HELENA - The backcountry wolf hunt in Montana just north of Yellowstone National Park will be halted half an hour past sunset Friday by order of Montana Fish, Wildlife and Parks.
Even though the quota of 12 wolves in hunting district 316 hasn't been met, nine have been harvested so far, and state officials fear the quota would have been filled by the time the general hunting season starts on Oct. 25 had the hunt continued. That would mean hunters would only take wolves from the backcountry, instead of near ranches where they might have been preying on livestock.
"We don't want to kill the wilderness wolves and the wolves that don't need some education, (we want to go after) those on the ranch land," FWP Commissioner Ron Moody said Thursday. "I want to ensure sufficient opportunity to be available during the general season."
FWP will reopen the backcountry area and most of the rest of Montana to wolf hunting when the general rifle season begins Oct. 25. Wolf hunting is still allowed in backcountry districts near the Bob Marshall and Scapegoat wilderness areas; two wolves have been taken there.
The commission plans to hold a conference call Tuesday to discuss whether to increase the quota in wolf management unit 3, which includes district 316 and most of southern Montana. To do that, the commission would have to lower the quotas in one or both of the other management units to keep the total statewide quota at 75 wolves.
WMU 3 runs across the southern tier of Montana from Dillon east to the Montana border, and the backcountry hunt is in district 316, in the Absaroka-Beartooth Wilderness north of Cooke City and east of Gardiner. WMU 1 generally extends across Montana north of Interstate 90, with a quota of 41 wolves. WMU 2 is a small patch of southwestern Montana stretching from Missoula south through the Bitterroot and Upper Big Hole valleys, with a quota of 22.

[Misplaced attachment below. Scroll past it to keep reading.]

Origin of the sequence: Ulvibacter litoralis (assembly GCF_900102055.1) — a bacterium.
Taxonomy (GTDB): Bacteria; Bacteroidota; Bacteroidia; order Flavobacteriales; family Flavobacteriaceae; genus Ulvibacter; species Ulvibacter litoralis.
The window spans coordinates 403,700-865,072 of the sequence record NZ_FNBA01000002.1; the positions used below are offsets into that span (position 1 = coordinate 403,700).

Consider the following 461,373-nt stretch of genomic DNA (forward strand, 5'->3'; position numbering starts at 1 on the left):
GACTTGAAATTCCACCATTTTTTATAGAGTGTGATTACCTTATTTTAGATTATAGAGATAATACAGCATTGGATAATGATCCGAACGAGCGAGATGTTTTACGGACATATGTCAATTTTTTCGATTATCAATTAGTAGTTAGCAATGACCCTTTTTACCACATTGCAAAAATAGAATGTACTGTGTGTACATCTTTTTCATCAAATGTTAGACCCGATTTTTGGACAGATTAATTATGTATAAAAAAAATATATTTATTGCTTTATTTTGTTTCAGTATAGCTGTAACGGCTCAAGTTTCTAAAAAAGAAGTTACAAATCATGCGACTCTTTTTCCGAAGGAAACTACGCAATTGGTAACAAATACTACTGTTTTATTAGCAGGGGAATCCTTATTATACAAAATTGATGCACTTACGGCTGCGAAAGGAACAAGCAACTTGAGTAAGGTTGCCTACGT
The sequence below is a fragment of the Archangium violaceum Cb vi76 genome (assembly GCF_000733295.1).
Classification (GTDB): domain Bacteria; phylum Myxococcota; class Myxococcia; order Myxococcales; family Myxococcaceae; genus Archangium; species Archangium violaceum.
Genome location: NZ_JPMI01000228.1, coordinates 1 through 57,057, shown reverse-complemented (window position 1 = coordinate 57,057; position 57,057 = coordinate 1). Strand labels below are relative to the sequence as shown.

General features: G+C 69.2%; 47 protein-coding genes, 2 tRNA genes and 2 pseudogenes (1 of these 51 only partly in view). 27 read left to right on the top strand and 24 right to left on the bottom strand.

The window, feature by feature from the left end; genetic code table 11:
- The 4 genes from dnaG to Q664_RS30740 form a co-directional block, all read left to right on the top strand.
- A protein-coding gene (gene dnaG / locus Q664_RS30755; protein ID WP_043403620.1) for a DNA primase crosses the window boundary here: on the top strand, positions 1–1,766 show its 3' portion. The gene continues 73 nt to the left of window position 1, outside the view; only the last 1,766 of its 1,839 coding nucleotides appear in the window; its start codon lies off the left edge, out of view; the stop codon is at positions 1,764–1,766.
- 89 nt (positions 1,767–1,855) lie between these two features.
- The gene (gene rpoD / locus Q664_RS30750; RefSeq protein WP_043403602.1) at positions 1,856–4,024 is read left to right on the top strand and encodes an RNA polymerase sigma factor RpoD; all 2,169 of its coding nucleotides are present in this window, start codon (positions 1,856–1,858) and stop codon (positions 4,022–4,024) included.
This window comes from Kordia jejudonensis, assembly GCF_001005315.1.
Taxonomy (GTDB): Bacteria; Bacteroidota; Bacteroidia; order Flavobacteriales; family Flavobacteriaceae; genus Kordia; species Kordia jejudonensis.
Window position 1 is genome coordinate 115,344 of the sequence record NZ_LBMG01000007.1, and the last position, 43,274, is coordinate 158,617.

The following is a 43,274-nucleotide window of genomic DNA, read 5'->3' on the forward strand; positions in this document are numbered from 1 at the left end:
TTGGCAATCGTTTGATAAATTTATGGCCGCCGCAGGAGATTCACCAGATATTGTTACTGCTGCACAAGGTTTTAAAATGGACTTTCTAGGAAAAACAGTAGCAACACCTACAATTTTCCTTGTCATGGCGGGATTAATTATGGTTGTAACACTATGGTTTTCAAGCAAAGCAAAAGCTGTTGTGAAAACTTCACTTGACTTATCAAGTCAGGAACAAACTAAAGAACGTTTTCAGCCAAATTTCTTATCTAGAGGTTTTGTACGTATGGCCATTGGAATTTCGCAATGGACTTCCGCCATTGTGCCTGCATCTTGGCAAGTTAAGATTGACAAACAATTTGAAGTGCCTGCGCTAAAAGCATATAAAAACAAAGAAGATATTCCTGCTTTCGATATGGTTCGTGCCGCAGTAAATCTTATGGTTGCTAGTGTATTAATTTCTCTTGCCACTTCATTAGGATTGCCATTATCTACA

"We support this closure immediately. Close it as quickly as you can, but at the same time we should go ahead and take five or seven or whatever and immediately start the process of transferring (those quotas) down there (to WMU 3) for the general big-game season," Commissioner Willy Doll said Thursday. "Because if you're going to get nine of them and possibly the other three (Thursday), we feel it's a little unfair to the other hunters coming in if that area is closed."
But FWP attorney Bob Lane warned that the state is facing a delicate balancing act if it tries to tweak the quotas now, especially in light of ongoing litigation over the removal of gray wolves in Montana and Idaho from the list of animals protected by the federal Endangered Species Act.
He noted that the state placed the quota low in WMU 3 to show it was responsive to the need for genetic diversity among the wolf population, and this is an area where Yellowstone National Park wolves can move into Montana, and vice versa. That type of "connectivity" is an essential component of the wolf reintroduction.
"The worst thing we could possibly do is to somehow make a (quota) shift into WMU 3 that would upset our ability to have a hunt in WMU 1 and 2," Commissioner Dan Vermillion said. "The last thing we want is to have the plaintiffs go back to Judge (Donald) Molloy on Monday, say 'Look what they did' and stop the hunt. I think we should be as cautious as possible."
Lane noted that if the commission is going to shift the quotas, it must be done through a public process, including a comment period. He added that in his opinion, the Montana Constitution says they have to give the public a "reasonable" opportunity to comment, but doesn't set out any time requirements.
If hunters overshoot the quota in WMU 3, the commission would have to reduce the number of wolves that can be shot in the other two management units to retain the state's 75-wolf limit.
The state set the 75-wolf ceiling based on scientific models showing that at the current birth and death rates, including wolves shot for preying on livestock, the adopted quota shouldn't significantly lower the number of wolves in Montana and the population may continue to grow. Idaho, whose wolf hunting season is in full swing, has a quota of 220 wolves, and as of Thursday 32 have been shot.
Montana is home to about 500 wolves, with at least another 850 in Idaho and about 300 in Wyoming. They remain listed as endangered species in Wyoming, so hunting isn't allowed.